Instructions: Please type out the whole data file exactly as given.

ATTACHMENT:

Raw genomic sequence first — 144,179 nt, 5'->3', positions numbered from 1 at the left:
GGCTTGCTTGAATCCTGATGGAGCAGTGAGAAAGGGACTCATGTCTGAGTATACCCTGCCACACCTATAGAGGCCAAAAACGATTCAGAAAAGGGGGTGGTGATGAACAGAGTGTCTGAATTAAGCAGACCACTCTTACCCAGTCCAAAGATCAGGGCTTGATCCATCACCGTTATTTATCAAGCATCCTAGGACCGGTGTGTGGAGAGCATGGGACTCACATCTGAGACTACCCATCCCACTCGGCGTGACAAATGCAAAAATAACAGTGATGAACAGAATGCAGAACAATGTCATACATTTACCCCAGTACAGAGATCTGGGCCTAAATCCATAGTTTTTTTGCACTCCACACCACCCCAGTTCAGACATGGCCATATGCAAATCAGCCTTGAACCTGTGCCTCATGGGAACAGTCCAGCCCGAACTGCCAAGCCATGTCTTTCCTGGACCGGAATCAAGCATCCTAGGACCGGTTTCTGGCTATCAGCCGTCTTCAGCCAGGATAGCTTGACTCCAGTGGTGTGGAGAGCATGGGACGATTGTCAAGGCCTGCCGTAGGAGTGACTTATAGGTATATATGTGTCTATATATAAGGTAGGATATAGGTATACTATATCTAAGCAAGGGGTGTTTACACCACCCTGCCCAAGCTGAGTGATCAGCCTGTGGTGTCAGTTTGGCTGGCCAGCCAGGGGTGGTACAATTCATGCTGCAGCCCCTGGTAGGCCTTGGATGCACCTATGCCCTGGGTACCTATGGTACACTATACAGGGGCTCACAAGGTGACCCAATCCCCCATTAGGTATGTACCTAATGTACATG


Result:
Raw genomic sequence first — 144,179 nt, 5'->3', positions numbered from 1 at the left:
GGCTTGCTTGAATCCTGATGGAGCAGTGAGAAAGGGACTCATGTCTGAGTATACCCTGCCACACCTATAGAGGCCAAAAACGATTCAGAAAAGGGGGTGGTGATGAACAGAGTGTCTGAATTAAGCAGACCACTCTTACCCAGTCCAAAGATCAGGGCTTGATCCATCACCGTTATTTATCAAGCATCCTAGGACCGGTGTGTGGAGAGCATGGGACTCACATCTGAGACTACCCATCCCACTCGGCGTGACAAATGCAAAAATAACAGTGATGAACAGAATGCAGAACAATGTCATACATTTACCCCAGTACAGAGATCTGGGCCTAAATCCATAGTTTTTTTGCACTCCACACCACCCCAGTTCAGACATGGCCATATGCAAATCAGCCTTGAACCTGTGCCTCATGGGAACAGTCCAGCCCGAACTGCCAAGCCATGTCTTTCCTGGACCGGAATCAAGCATCCTAGGACCGGTTTCTGGCTATCAGCCGTCTTCAGCCAGGATAGCTTGACTCCAGTGGTGTGGAGAGCATGGGACGATTGTCAAGGCCTGCCGTAGGAGTGACTTATAGGTATATATGTGTCTATATATAAGGTAGGATATAGGTATACTATATCTAAGCAAGGGGTGTTTACACCACCCTGCCCAAGCTGAGTGATCAGCCTGTGGTGTCAGTTTGGCTGGCCAGCCAGGGGTGGTACAATTCATGCTGCAGCCCCTGGTAGGCCTTGGATGCACCTATGCCCTGGGTACCTATGGTACACTATACAGGGGCTCACAAGGTGACCCAATCCCCCATTAGGTATGTACCTAATGTACATG